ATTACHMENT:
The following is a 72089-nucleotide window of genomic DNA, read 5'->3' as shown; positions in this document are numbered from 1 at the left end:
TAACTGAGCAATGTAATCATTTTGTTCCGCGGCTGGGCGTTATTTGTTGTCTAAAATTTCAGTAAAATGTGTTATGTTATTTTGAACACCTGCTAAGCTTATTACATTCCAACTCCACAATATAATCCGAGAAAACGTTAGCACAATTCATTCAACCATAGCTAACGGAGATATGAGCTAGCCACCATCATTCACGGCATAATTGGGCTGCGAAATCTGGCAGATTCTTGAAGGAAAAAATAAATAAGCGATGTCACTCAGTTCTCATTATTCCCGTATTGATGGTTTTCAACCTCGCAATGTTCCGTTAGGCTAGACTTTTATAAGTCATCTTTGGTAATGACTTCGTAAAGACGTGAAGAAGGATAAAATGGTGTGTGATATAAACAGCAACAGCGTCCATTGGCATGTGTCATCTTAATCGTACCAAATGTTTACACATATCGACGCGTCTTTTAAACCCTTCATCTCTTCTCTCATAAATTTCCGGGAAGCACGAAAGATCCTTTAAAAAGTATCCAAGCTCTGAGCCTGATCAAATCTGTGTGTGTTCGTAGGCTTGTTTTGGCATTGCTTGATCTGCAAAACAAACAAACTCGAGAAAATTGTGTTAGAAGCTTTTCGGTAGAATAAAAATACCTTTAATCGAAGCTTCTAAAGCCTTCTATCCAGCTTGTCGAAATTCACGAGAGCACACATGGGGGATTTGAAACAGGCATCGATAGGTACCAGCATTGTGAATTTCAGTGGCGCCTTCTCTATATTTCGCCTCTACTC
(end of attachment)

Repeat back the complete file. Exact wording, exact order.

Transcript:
The following is a 72089-nucleotide window of genomic DNA, read 5'->3' as shown; positions in this document are numbered from 1 at the left end:
TAACTGAGCAATGTAATCATTTTGTTCCGCGGCTGGGCGTTATTTGTTGTCTAAAATTTCAGTAAAATGTGTTATGTTATTTTGAACACCTGCTAAGCTTATTACATTCCAACTCCACAATATAATCCGAGAAAACGTTAGCACAATTCATTCAACCATAGCTAACGGAGATATGAGCTAGCCACCATCATTCACGGCATAATTGGGCTGCGAAATCTGGCAGATTCTTGAAGGAAAAAATAAATAAGCGATGTCACTCAGTTCTCATTATTCCCGTATTGATGGTTTTCAACCTCGCAATGTTCCGTTAGGCTAGACTTTTATAAGTCATCTTTGGTAATGACTTCGTAAAGACGTGAAGAAGGATAAAATGGTGTGTGATATAAACAGCAACAGCGTCCATTGGCATGTGTCATCTTAATCGTACCAAATGTTTACACATATCGACGCGTCTTTTAAACCCTTCATCTCTTCTCTCATAAATTTCCGGGAAGCACGAAAGATCCTTTAAAAAGTATCCAAGCTCTGAGCCTGATCAAATCTGTGTGTGTTCGTAGGCTTGTTTTGGCATTGCTTGATCTGCAAAACAAACAAACTCGAGAAAATTGTGTTAGAAGCTTTTCGGTAGAATAAAAATACCTTTAATCGAAGCTTCTAAAGCCTTCTATCCAGCTTGTCGAAATTCACGAGAGCACACATGGGGGATTTGAAACAGGCATCGATAGGTACCAGCATTGTGAATTTCAGTGGCGCCTTCTCTATATTTCGCCTCTACTC